In every era of a team, good, bad, or great, there are players that come to define them. One person comes to mind when you think of a certain team at a certain time. This is commonplace.
Then there is what Ricky Rubio has meant to the Timberwolves in his two stints at the Target Center spanning the past decade.
Ricky never defined the Wolves, but he did reflect them.
From boyish flair and bowl cuts to earnest, hard-truth press conferences 10 years later and a whole lot in between, it’s been a wild ride. Not without joy, but certainly not one defined by solid winning teams.
Is this Ricky’s fault? Absolutely not, especially when you consider he was traded away before the best years of his career.
Perhaps the best way of summing this up is that this is the third piece on this website trying to illustrate what this sometimes frustrating, sometimes brilliant, and always professional point guard has meant to this team and its fanbase.
When I say he came to reflect the team, it was not in the way that Russell Westbrook’s Oklahoma City Thunder teams reflected that point guard’s crash-and-bash play style. That might be an unfair comparison, for Ricky was never an MVP of this league. The point I am trying to make is that for all the playmaker that he is, as far as I can remember there was no Timberwolves side ever defined by his fluent, pass-first play style.
(Pass-first in this context is both a compliment and a kind way of avoiding the subject of Ricky’s shooting, for today is not that day.)
No, it isn’t the play style that reflects, and I’m not sure it can even be confined to the court. He never played for a winning team in Minnesota, but we attached so much hope to him. When he first arrived, he was a harbinger of things to come; when he left, it was the flawed philosophy of a coach we didn’t love; and when he came back, it was to mentor in the next round of hope.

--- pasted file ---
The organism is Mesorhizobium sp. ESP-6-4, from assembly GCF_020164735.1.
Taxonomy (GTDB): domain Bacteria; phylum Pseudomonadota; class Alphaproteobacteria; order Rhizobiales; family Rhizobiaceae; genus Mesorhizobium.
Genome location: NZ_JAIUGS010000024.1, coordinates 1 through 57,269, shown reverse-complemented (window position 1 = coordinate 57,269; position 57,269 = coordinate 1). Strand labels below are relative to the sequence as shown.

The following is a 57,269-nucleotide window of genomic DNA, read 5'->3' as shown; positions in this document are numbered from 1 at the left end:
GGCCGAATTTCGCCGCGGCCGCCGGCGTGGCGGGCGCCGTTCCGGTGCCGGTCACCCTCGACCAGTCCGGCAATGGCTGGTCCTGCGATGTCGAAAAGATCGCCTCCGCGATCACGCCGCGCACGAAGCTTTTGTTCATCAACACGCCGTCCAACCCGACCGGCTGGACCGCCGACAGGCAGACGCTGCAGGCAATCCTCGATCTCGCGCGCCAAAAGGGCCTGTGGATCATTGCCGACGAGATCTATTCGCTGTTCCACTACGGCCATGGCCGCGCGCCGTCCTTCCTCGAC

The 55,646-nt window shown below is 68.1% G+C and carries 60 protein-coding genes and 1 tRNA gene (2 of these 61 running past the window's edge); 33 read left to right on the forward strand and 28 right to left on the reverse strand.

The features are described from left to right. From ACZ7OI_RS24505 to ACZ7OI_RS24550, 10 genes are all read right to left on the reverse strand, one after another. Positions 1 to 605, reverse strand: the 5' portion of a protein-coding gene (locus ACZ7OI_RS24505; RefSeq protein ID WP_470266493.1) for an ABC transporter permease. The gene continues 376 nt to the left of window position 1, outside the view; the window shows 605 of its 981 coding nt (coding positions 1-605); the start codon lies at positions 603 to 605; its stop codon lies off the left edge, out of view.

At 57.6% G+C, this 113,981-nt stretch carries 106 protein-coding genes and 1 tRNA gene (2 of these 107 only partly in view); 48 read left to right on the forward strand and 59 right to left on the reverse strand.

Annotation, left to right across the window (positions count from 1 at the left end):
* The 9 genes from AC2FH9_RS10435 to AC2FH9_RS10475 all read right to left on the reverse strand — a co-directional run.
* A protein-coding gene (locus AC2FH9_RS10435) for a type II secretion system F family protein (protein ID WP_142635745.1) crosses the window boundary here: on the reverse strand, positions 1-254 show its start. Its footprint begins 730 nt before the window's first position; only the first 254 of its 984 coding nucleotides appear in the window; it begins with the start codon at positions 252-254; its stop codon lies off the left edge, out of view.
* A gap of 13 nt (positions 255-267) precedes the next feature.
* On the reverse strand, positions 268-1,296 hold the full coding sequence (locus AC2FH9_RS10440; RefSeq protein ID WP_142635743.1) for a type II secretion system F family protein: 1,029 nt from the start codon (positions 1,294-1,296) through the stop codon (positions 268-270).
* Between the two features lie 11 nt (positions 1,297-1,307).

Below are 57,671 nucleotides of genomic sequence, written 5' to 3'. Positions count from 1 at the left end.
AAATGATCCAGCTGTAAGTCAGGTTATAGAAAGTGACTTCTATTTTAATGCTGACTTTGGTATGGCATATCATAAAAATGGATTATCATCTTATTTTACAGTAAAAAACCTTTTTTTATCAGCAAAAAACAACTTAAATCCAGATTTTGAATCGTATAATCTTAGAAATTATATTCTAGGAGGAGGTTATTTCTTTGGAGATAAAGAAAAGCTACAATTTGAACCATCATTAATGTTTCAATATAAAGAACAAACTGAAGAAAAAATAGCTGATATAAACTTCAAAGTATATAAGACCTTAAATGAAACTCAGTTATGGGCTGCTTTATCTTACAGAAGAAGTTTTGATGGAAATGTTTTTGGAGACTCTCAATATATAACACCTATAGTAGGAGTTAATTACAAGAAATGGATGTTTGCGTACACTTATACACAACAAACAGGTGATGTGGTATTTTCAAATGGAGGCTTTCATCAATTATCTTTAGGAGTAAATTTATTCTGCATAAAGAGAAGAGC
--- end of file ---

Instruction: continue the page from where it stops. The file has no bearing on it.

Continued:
Why is it that every week I end writing about hope?
Aside from being cheesy and not without a dollop of romanticism, it’s because hope is what we have been running on for years. We’re all high on the fumes of a good team that never quite eventuates. So often it smells like the real thing, only for the car to splutter and smoke when we pull onto the highway.
I’m rambling again. But Ricky has been the fumes we’ve been huffing more than once through no fault of his own.
Troy Asseln wrote about the joy he felt when he saw Ricky’s return splashed across the ticker tape at last year’s draft. I think we all felt a version of that. I was listening to the draft on the radio while working on a house renovation in Brisbane. It was hot and sweaty, and even though we had already taken what could be the future of the team with the No. 1 pick, I felt another type of elation when the Rubio news came through.
Addicts all of us. Hope had again paired with the boy from Barcelona, only now he was grizzled and pony-tailed.
Despite somehow being even more handsome than before, this dalliance with the past was never going to work. David Naylor wrote it in more detailed form, so here I’ll be generic: D’Angelo Russell and Ricky made zero sense together, even though they both tried.
A season later, as free agency and ensuing trades seem to have almost passed before it began for Wolves fans, the shimmering hope of Myles Turner/Ben Simmons/John Collins/please-for-God’s-sake-someone, is already fading fast.
And top that off, Ricky has been traded to the Cleveland Cavaliers where he and Kevin Love look likely to live out a new basketball nightmare together as we watch on from afar. It’s sad, sort of.
One can only hand their hope over to Gersson Rosas and cross their fingers that he has a plan. He’s dealt away our Ricky, hopefully smashing the mirror he reflected in the process.